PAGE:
TN 55 (08-96)
DI 12586.015 Stieberger Reopenings
A. Types of Cases
1. Pipeline Cases
There are two types of Stieberger reopenings, pipeline cases and non-pipeline cases.
A Stieberger claim is a “pipeline” case if, as of the date of request for Stieberger review, either:
an administrative or judicial review had been requested on the Stieberger claim but no determination or decision had been issued on that request, or;
a request for such an administrative or judicial review would still have been timely if filed.
These cases will be processed per the guides in DI 12586.025B. Favorable decisions will be processed under all normal claims processing rules. The special Stieberger rules in this transmittal do not apply.
2. Non-Pipeline Cases
All other denials/cessations meeting the Stieberger reopening criteria in DI 12586.001 are non-pipeline cases. The New York DDS will usually process Stieberger non-pipeline cases under the Stieberger criteria.
B. Procedure -- Responder Fails to Cooperate
If at any point the class member fails to cooperate, try to obtain his/her cooperation employing the guidelines in DI 13015.001C. Document the file with your attempts to secure the class member's cooperation. If the class member fails to cooperate, annotate the comment “Stieberger Failure to Cooperate Case” and the date on the flag/alert (DI 12586.095, Exhibit 9). Send a copy of the annotated alert to ODIO at the address shown in DI 12586.005D.2.b. Hold the original alert, documentation, and green jacket for 180 days. If there has been no further activity, destroy the green jacket and queries, and route other material according to normal procedures.
C. Procedure -- Whereabouts Unknown/Failure to Pursue
If the class member's whereabouts become unknown or the class member does not wish to pursue his/her request for Stieberger relief:
Follow DI 11010.045 and DI 11055.085.
Annotate the alert (Exhibit 9, DI 12586.095) to show either “Whereabouts Unknown” or “Failure to Pursue,” and the date. Send a copy of the annotated alert to ODIO at the address shown in DI 12586.005 D.2.b. Hold the original alert, documentation, and green jacket for 180 days. If there has been no further activity, destroy the green jacket and queries, and route other material according to normal procedures.
D. Policy -- Readjudicating Stieberger Cessations
Readjudicating Stieberger cessations (title II/XVI) requires the following special handling because of the limitations on development and payment (see DI 12586.020):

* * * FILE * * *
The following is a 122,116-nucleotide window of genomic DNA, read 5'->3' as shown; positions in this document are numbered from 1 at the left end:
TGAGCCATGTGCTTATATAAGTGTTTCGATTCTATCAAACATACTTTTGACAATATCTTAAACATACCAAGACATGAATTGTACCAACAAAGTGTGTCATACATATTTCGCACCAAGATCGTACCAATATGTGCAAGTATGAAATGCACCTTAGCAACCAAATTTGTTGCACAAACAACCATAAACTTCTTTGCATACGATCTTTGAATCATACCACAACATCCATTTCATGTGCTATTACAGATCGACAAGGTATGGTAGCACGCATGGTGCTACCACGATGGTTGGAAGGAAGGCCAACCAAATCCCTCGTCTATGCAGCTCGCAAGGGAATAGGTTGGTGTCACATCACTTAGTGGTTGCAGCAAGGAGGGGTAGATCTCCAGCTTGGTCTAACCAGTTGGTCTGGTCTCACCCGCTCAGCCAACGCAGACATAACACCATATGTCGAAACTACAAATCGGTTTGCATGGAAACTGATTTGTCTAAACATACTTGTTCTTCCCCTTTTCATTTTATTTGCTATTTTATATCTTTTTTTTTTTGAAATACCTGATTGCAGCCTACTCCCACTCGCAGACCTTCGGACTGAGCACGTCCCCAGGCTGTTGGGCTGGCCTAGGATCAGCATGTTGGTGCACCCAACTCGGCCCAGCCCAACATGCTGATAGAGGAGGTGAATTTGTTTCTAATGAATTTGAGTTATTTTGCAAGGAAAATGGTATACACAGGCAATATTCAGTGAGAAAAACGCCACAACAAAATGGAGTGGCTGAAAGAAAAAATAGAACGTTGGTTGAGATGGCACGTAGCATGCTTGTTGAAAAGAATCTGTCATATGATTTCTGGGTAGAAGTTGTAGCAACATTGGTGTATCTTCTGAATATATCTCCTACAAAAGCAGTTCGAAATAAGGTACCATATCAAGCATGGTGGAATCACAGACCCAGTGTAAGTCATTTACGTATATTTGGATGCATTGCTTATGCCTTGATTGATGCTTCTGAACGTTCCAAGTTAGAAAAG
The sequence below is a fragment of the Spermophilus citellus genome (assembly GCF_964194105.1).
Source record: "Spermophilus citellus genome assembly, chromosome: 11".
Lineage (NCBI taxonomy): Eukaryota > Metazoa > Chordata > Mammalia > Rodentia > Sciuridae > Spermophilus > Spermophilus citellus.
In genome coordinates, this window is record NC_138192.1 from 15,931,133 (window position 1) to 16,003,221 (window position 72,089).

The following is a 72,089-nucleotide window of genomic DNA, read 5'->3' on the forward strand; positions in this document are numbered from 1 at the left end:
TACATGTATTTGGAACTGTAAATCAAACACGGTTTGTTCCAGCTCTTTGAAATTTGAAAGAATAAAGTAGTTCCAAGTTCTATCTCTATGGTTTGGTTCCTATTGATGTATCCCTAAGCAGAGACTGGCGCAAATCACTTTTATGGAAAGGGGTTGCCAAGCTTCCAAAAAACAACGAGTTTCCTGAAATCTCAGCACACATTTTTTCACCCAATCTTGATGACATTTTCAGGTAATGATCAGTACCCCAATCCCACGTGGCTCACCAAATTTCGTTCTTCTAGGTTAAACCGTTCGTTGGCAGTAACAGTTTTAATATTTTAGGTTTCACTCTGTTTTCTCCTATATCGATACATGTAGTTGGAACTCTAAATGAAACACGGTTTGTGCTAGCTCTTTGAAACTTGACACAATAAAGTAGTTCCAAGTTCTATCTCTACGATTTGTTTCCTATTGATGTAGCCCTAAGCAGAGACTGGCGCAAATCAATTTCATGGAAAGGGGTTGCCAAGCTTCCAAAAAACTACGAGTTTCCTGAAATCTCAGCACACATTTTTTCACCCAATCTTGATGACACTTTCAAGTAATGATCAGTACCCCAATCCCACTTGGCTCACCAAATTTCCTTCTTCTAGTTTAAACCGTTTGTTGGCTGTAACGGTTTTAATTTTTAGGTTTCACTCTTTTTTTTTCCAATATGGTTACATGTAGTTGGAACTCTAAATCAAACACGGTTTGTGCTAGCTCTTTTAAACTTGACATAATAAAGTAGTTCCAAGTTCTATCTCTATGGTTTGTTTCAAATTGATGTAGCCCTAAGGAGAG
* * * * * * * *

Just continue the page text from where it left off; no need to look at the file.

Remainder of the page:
Adjudication of the DEVELOPMENT PERIOD (DI 12586.035) generally is completed without the prior file using initial disability standards. However, if the DEVELOPMENT PERIOD extends back to the date of cessation in the Stieberger claim, special processing is needed (such as getting the prior file, use of the medical improvement standard (MIRS), and deciding whether to use an SSA-831 or SSA-833). See DI 32586.020, item 6.
If all or part of the DEVELOPMENT PERIOD cannot be allowed, the claimant is deemed to meet section 10(e)(5) of the settlement criteria (DI 12586.035D.2.), and the case is developed back to the date of cessation using the prior folder and applying the MIRS standard.
If the case is developed back to the date of cessation and claimant is found to have a continuing disability, either a continuance or a new allowance determination is prepared, depending on whether the start of the PAYMENT PERIOD is during the termination month in the Stieberger claim or is later.
If a claim is not continued or allowed based on MIRS, the possibility of a later allowance sometime during the reopened period is considered.
Whether the DDS uses the MIRS will depend on whether the DDS is required to develop all the way back to the month of cessation.
Whether an SSA-831 or an SSA-832/833 (which means having offered a face-to-face hearing) is prepared by the DDS depends on whether the determination is based on MIRS, and also on whether the 48-month limit on payments prior to 12/1/91 (DI 12586.001, item 8.) prevents resumption of benefits in the month benefits were terminated by the Stieberger cessation.